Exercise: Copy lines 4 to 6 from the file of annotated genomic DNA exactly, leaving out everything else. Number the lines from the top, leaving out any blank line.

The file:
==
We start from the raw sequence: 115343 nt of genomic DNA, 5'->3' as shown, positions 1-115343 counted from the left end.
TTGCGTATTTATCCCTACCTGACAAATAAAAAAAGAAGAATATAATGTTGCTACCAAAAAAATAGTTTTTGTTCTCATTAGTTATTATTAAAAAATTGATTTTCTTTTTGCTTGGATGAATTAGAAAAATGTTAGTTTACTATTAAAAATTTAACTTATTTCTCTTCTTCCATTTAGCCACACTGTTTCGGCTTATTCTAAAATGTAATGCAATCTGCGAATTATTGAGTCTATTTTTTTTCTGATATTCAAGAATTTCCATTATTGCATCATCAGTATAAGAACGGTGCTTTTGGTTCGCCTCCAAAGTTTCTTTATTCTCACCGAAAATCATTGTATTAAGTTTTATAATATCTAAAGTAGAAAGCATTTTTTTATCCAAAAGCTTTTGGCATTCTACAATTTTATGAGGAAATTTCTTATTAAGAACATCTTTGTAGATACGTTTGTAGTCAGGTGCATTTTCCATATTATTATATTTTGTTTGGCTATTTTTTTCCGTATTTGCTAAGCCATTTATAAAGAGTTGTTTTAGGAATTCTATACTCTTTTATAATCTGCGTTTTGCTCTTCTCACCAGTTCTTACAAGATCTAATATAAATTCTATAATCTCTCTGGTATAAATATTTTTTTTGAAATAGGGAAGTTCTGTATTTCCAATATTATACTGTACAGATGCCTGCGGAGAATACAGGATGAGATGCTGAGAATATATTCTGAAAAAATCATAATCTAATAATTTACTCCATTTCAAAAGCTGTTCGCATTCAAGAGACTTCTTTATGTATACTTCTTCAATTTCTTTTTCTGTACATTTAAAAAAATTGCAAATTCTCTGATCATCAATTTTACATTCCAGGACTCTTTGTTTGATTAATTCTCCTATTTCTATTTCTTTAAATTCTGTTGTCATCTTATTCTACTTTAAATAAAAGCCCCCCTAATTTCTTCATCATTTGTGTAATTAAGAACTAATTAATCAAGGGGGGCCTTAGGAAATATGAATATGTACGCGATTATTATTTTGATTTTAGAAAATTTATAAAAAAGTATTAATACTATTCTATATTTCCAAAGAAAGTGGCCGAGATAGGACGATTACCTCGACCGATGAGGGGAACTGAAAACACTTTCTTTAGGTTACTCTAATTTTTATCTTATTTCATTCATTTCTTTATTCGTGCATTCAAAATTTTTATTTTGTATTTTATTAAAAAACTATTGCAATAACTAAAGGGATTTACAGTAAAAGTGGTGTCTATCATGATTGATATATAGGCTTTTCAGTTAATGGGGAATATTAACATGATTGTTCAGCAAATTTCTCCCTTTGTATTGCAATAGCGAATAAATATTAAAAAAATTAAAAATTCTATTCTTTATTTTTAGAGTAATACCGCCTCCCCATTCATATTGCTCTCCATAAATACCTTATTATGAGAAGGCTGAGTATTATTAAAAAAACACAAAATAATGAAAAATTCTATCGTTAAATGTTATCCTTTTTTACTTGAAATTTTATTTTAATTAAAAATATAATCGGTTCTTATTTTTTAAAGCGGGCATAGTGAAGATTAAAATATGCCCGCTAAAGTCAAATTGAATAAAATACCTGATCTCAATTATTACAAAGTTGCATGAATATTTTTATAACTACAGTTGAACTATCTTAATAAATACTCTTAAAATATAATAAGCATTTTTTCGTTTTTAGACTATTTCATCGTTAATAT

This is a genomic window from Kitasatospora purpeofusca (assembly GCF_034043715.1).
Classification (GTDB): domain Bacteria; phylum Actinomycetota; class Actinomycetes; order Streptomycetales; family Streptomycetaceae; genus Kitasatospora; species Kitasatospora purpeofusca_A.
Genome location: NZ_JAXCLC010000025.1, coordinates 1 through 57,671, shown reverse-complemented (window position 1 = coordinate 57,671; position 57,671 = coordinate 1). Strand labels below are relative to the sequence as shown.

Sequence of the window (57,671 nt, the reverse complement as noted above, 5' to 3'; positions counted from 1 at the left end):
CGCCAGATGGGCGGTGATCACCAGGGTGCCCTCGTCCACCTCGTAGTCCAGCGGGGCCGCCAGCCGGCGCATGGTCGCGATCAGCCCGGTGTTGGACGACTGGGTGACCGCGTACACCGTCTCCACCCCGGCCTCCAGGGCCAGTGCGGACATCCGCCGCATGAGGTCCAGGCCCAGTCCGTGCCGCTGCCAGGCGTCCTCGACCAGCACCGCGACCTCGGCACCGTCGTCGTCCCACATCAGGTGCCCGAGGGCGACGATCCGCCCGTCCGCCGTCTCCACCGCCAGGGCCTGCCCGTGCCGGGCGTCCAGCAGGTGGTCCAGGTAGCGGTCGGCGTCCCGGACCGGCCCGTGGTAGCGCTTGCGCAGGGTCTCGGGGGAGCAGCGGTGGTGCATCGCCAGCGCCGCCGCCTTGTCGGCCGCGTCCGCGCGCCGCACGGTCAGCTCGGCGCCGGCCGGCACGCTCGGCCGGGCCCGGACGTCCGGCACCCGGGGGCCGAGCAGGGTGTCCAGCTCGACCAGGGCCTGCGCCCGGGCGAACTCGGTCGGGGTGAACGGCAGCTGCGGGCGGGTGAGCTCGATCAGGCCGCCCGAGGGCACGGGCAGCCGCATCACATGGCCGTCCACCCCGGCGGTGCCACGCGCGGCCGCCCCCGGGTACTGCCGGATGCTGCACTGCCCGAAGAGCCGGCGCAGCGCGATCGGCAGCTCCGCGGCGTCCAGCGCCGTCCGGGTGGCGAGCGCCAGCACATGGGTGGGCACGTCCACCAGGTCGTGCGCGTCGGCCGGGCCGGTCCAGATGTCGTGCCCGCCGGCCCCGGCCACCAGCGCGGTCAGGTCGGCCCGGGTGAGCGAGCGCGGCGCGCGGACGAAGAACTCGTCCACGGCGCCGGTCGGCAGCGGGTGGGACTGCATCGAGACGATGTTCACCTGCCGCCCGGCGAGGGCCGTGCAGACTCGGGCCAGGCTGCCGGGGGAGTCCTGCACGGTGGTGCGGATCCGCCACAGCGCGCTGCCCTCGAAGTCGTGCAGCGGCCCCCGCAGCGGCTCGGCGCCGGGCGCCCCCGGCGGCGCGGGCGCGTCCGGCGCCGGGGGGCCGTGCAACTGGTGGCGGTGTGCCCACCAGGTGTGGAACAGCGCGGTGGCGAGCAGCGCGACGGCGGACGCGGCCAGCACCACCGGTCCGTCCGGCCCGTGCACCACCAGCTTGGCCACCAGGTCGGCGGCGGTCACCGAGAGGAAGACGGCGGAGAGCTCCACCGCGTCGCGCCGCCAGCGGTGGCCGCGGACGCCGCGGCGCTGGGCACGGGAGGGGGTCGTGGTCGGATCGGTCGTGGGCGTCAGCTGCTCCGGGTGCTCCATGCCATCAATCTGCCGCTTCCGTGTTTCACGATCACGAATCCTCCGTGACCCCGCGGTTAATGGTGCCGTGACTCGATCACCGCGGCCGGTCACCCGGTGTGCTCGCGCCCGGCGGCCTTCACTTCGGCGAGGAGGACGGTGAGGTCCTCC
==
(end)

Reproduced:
Classification (GTDB): domain Bacteria; phylum Actinomycetota; class Actinomycetes; order Streptomycetales; family Streptomycetaceae; genus Kitasatospora; species Kitasatospora purpeofusca_A.
Genome location: NZ_JAXCLC010000025.1, coordinates 1 through 57,671, shown reverse-complemented (window position 1 = coordinate 57,671; position 57,671 = coordinate 1). Strand labels below are relative to the sequence as shown.

Sequence of the window (57,671 nt, the reverse complement as noted above, 5' to 3'; positions counted from 1 at the left end):